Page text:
Harvey, I have to disagree, though, that "balance" is a subjective term which "each have the right to decide that for ourselves". TASTE is subjective--and of course, all should decide for themselves. Balance, however, is grounded in science, and a wine's components of alcohol, acidity and tannins which contribute to balance are all measurable.

It seems only a few months ago that you and James Laube frequently defended high alcohol wines by asserting that the good ones were still "in balance". And these same wines received the (objective) high scores to back this up. Correct me if I'm wrong, but you seemed to believe that there is objective criteria by which a wine can be deemed "in balance"?

To me, balance can and should be an objective term, particularly if one purports to critique wines objectively. The extent to which we disagree on what is balanced is not a question of personal preference, but rather our short-comings in being objective. (i.e. one may still prefer an objectively less-balanced wine)

Tom

Harvey Steiman
San Francisco —  March 19, 2014 10:32pm ET
Tom, your thoughtful comment opens up many avenues for discussion. I love your confidence that it's possible to be completely objective about balance. However, I've had countless opportunities to taste wines from the same grape variety, even the same region, that have the same alcohol, total acid, pH, residual sugar, tannins, extract, all the measurable quantities identical (or virtually so), but anyone could taste the difference in flavor profile and judge the balances to be different.

Truth is, you can't measure balance objectively by adding up component parts, because we all have different sensitivities to those very components. Bright and lively to one is sharp and acidic to another. Moderate alcohol for one is blazingly hot to someone else. Tough tannins for one are velvety and rich to another. That's just physical sensitivity. Factor in flavor preferences (do you like green tomatoes as much as this other guy?), and it really does come down to something very personal.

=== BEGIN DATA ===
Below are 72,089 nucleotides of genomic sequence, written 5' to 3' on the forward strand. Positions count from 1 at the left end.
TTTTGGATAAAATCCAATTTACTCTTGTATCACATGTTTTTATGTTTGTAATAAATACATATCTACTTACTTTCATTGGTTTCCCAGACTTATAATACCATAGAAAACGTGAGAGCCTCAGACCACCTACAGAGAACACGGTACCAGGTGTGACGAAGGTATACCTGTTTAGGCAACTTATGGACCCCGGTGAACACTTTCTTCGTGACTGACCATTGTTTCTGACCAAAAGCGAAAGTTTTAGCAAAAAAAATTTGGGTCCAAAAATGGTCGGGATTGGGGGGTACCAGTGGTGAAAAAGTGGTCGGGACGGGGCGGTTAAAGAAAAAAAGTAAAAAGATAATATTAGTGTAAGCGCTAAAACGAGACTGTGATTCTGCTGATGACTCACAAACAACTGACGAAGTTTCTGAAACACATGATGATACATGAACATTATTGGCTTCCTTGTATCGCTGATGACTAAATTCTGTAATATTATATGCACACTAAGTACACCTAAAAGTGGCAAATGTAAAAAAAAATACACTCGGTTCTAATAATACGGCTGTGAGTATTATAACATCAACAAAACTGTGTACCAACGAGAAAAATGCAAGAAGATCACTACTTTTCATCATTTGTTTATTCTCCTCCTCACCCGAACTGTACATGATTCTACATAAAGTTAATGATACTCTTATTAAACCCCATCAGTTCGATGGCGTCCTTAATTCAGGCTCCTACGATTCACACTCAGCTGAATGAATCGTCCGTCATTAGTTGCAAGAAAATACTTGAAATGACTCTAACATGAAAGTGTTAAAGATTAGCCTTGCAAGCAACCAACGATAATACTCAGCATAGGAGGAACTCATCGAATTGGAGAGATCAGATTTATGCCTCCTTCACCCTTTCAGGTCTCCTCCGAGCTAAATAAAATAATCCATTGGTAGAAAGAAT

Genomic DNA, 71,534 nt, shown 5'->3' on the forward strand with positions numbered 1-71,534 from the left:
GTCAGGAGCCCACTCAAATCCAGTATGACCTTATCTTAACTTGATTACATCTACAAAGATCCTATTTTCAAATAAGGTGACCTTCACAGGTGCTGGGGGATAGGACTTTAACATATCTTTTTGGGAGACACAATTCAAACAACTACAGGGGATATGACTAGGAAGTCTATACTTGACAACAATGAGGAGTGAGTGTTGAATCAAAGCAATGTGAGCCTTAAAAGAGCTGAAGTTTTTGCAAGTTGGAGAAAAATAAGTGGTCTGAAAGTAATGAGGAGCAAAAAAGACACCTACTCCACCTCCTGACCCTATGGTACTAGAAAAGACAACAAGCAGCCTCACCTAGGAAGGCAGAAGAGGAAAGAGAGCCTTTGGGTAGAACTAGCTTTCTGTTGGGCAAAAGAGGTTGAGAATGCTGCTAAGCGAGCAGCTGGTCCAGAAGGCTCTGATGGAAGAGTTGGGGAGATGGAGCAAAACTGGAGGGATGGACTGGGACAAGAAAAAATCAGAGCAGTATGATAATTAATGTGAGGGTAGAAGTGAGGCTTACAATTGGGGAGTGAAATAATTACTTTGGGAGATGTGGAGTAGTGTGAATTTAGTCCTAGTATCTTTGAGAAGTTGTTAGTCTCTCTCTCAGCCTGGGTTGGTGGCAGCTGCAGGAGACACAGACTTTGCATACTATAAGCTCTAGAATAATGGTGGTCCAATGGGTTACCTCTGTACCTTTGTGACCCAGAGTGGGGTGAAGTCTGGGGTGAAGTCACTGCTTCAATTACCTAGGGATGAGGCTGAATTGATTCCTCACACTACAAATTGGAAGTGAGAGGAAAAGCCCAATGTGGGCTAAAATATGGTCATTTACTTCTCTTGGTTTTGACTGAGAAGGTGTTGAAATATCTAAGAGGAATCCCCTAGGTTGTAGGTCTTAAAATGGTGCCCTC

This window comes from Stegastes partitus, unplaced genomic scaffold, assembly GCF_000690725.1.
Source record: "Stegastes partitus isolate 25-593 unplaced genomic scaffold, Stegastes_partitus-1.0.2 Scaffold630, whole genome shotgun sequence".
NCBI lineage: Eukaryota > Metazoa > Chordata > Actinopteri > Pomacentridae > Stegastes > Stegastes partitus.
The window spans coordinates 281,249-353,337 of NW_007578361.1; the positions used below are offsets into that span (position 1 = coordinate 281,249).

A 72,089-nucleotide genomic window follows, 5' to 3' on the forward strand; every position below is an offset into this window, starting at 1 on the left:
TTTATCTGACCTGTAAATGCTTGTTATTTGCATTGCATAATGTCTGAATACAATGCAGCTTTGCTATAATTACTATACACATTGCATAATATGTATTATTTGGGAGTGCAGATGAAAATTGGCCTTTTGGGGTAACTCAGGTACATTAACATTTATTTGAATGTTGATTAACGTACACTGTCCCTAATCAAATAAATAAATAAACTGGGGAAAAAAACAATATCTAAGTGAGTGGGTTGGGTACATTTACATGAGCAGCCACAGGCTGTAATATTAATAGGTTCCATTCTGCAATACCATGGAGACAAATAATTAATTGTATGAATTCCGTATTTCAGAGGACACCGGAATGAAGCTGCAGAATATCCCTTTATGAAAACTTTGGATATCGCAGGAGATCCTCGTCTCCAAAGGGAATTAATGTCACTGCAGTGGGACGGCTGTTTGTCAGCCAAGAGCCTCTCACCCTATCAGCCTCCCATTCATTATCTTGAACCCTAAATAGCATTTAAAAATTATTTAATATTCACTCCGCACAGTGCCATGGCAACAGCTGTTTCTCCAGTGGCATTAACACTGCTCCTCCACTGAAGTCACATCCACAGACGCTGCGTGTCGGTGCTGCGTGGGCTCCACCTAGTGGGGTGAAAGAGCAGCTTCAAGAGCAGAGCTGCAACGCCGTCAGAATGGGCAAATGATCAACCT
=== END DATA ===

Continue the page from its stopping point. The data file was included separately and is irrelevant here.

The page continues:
When I speak of balance in wines that are very ripe, I am thinking of wines that might have alcohol contents north of 14 but somehow manage to bring all their elements together harmoniously and soulfully, at least to my taste, wines that can float massive clouds of flavor without feeling heavy.

That's my take. If your tastes run to different criteria, you won't agree, just as you might find one film critic's perfect movie impossibly boring. All I can do is give you an honest opinion, balance included.
Vince Liotta
Elmhurst, Il —  March 20, 2014 8:12pm ET
Harvey, Well I guess you'll just need to look me up next time you need objective advice on balance? (:

And you're right, this does open many avenues of discussion, so we'll leave some stones unturned, but I will say this: If you don't believe that a wine's balance is grounded in objective reality, then Wine Spectator's 100 pt. system and all the steps taken to make its ratings "objective" are in serious jeopardy. Just because different individuals taste and perceive reality differently, does not mean that reality does not exist. Of course, our ability to be objective is limited, however, through experience and by focusing on components which are measurable, these limitations can be minimized.